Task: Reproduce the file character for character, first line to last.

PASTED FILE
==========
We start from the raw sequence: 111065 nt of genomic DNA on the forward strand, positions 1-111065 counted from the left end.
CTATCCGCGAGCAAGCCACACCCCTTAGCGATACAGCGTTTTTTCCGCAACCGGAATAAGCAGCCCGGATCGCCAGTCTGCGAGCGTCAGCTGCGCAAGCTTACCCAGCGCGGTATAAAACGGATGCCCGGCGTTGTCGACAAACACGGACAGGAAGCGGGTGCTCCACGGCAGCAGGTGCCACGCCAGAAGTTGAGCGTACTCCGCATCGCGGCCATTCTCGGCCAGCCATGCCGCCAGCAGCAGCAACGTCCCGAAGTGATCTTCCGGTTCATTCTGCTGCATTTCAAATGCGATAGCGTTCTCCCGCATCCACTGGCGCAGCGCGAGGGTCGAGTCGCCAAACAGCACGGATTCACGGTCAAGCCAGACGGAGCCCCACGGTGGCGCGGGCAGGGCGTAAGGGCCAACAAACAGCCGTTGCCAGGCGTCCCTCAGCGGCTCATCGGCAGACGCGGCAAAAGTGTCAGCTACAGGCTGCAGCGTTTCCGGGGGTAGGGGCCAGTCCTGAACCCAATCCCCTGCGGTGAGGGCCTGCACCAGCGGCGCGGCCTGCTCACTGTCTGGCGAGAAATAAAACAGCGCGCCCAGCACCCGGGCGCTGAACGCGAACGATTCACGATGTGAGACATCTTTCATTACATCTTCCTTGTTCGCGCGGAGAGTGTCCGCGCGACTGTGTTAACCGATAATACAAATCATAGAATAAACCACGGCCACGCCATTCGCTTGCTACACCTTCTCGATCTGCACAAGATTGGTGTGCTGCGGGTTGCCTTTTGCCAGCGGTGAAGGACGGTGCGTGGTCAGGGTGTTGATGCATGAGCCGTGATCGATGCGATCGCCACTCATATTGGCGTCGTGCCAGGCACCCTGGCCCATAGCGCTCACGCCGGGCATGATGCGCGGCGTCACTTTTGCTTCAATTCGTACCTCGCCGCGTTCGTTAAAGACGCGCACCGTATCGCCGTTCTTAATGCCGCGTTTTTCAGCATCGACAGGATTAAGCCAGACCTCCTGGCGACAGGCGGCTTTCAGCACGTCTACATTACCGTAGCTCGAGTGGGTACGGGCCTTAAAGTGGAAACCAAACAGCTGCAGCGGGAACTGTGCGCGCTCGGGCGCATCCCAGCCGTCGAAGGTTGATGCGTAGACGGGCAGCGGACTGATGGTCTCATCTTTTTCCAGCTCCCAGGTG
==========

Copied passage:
We start from the raw sequence: 111065 nt of genomic DNA on the forward strand, positions 1-111065 counted from the left end.
CTATCCGCGAGCAAGCCACACCCCTTAGCGATACAGCGTTTTTTCCGCAACCGGAATAAGCAGCCCGGATCGCCAGTCTGCGAGCGTCAGCTGCGCAAGCTTACCCAGCGCGGTATAAAACGGATGCCCGGCGTTGTCGACAAACACGGACAGGAAGCGGGTGCTCCACGGCAGCAGGTGCCACGCCAGAAGTTGAGCGTACTCCGCATCGCGGCCATTCTCGGCCAGCCATGCCGCCAGCAGCAGCAACGTCCCGAAGTGATCTTCCGGTTCATTCTGCTGCATTTCAAATGCGATAGCGTTCTCCCGCATCCACTGGCGCAGCGCGAGGGTCGAGTCGCCAAACAGCACGGATTCACGGTCAAGCCAGACGGAGCCCCACGGTGGCGCGGGCAGGGCGTAAGGGCCAACAAACAGCCGTTGCCAGGCGTCCCTCAGCGGCTCATCGGCAGACGCGGCAAAAGTGTCAGCTACAGGCTGCAGCGTTTCCGGGGGTAGGGGCCAGTCCTGAACCCAATCCCCTGCGGTGAGGGCCTGCACCAGCGGCGCGGCCTGCTCACTGTCTGGCGAGAAATAAAACAGCGCGCCCAGCACCCGGGCGCTGAACGCGAACGATTCACGATGTGAGACATCTTTCATTACATCTTCCTTGTTCGCGCGGAGAGTGTCCGCGCGACTGTGTTAACCGATAATACAAATCATAGAATAAACCACGGCCACGCCATTCGCTTGCTACACCTTCTCGATCTGCACAAGATTGGTGTGCTGCGGGTTGCCTTTTGCCAGCGGTGAAGGACGGTGCGTGGTCAGGGTGTTGATGCATGAGCCGTGATCGATGCGATCGCCACTCATATTGGCGTCGTGCCAGGCACCCTGGCCCATAGCGCTCACGCCGGGCATGATGCGCGGCGTCACTTTTGCTTCAATTCGTACCTCGCCGCGTTCGTTAAAGACGCGCACCGTATCGCCGTTCTTAATGCCGCGTTTTTCAGCATCGACAGGATTAAGCCAGACCTCCTGGCGACAGGCGGCTTTCAGCACGTCTACATTACCGTAGCTCGAGTGGGTACGGGCCTTAAAGTGGAAACCAAACAGCTGCAGCGGGAACTGTGCGCGCTCGGGCGCATCCCAGCCGTCGAAGGTTGATGCGTAGACGGGCAGCGGACTGATGGTCTCATCTTTTTCCAGCTCCCAGGTG